As much fun and likable mazes can be, they are not labyrinths. While mazes symbolize the process of deciding and reaching decisions, stimulating the mind to get around (the body, also if they are the right size), labyrinths are true patterns of power that work on a much deeper level than pure logic and getting around.

Ancient mystery

Let us go back for a moment to the ancient Greeks and their perception of the labyrinth. The myth about Minotaur in the centre of a structure called the labyrinth, the legend about Ariadne, who gave Theseus a ball of wool when he entered the labyrinth (so that he would safely return), and eventually the fact that the constructor of the labyrinth, the wise Daedal and his son Icarus were trapped inside of it, creates a completely different image in our minds from the one that labyrinths probably have in their original meaning.

Still, the Greeks were confused by the labyrinth, which probably made them identify it with many things, to them unknown or unacceptable, that they had noticed inside a much older and different culture of Crete. In this regard, there are contradictory reports about the origin of the labyrinth. In his Iliad, Homer described Achilles’ shield which had a labyrinth drawn into it. Yet, he claims that this was the pattern of a dance floor made for Ariadne. There are other indications that the labyrinth was never a structure, especially not a dark and dangerous one, but that it was a dance pattern. It was that complex that Cretans would sometimes draw it into the ground to make it easier on the dancers.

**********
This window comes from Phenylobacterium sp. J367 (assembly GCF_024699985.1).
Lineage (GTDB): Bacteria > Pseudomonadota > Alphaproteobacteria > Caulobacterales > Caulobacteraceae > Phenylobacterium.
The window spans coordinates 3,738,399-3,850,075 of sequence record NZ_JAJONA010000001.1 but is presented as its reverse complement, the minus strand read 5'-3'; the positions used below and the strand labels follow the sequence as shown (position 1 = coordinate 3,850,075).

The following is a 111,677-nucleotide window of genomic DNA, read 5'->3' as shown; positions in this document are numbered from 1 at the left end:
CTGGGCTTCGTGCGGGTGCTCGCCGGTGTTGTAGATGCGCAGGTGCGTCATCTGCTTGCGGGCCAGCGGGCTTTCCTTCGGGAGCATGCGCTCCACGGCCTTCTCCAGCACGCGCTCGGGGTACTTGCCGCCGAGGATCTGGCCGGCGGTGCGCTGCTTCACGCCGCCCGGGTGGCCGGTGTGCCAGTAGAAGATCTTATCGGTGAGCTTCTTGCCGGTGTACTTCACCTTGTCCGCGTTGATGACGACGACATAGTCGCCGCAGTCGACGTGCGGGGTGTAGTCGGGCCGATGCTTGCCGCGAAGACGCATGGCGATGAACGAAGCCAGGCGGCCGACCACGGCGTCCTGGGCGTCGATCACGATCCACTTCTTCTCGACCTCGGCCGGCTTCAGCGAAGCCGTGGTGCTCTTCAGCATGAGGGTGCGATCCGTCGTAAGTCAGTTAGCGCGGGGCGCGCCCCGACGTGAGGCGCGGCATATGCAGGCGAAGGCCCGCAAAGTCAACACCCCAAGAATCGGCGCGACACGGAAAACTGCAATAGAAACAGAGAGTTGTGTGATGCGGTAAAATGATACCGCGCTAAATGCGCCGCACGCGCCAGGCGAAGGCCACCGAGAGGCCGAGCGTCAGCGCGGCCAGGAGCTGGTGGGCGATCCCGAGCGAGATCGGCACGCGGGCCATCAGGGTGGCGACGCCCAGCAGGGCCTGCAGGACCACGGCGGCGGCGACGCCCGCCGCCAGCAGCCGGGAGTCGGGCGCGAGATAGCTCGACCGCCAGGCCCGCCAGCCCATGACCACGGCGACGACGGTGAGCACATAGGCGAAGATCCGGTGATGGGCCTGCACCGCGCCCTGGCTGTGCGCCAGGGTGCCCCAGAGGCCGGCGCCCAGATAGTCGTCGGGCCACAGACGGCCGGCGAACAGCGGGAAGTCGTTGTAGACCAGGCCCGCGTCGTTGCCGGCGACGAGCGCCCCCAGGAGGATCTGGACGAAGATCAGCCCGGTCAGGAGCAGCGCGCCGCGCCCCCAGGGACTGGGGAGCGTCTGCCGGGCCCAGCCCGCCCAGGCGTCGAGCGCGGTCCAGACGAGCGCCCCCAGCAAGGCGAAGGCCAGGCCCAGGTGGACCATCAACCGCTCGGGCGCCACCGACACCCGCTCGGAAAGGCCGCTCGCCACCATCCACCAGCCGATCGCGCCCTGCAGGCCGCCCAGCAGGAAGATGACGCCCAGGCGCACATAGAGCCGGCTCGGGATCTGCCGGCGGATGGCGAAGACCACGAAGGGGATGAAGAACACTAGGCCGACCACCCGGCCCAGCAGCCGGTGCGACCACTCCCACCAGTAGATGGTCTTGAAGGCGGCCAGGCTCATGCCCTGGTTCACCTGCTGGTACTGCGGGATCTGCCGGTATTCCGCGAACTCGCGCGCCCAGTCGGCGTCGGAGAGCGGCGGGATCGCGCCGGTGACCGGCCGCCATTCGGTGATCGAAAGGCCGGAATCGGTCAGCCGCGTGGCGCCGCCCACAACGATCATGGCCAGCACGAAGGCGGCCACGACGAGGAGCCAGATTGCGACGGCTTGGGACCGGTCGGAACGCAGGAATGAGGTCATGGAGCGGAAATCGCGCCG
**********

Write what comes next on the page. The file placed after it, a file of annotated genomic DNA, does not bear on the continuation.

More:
However, no such dance podium has been found in Knossos, making the coin with labyrinths drawn into it on both sides, the only connection between Crete and the labyrinth, aside from the very word that became universal. This kind of a labyrinth form is called classical or Cretan labyrinth, and it is one of the most famous labyrinths to have ever appeared in human history.